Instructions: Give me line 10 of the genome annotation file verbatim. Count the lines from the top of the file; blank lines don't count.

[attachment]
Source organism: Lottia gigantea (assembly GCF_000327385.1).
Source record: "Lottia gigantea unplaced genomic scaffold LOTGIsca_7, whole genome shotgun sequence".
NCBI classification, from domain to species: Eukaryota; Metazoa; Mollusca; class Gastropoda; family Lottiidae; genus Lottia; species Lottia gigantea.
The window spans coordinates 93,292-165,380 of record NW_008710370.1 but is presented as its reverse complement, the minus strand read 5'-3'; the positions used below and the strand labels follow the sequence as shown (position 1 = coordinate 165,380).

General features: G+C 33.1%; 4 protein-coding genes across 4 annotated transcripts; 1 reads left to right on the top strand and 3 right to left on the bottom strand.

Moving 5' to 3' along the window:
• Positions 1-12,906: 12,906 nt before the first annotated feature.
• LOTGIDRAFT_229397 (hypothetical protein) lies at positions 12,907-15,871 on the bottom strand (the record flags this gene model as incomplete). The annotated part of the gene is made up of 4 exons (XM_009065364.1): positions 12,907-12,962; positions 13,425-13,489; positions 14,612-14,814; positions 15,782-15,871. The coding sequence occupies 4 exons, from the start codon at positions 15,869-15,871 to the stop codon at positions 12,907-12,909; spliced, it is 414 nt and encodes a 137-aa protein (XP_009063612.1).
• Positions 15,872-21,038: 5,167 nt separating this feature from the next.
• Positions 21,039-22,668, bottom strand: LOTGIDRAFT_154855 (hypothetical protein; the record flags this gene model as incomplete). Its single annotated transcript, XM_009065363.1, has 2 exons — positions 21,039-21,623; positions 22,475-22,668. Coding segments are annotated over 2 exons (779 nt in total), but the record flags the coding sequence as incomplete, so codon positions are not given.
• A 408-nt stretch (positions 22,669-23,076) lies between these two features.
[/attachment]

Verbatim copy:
• Positions 21,039-22,668, bottom strand: LOTGIDRAFT_154855 (hypothetical protein; the record flags this gene model as incomplete). Its single annotated transcript, XM_009065363.1, has 2 exons — positions 21,039-21,623; positions 22,475-22,668. Coding segments are annotated over 2 exons (779 nt in total), but the record flags the coding sequence as incomplete, so codon positions are not given.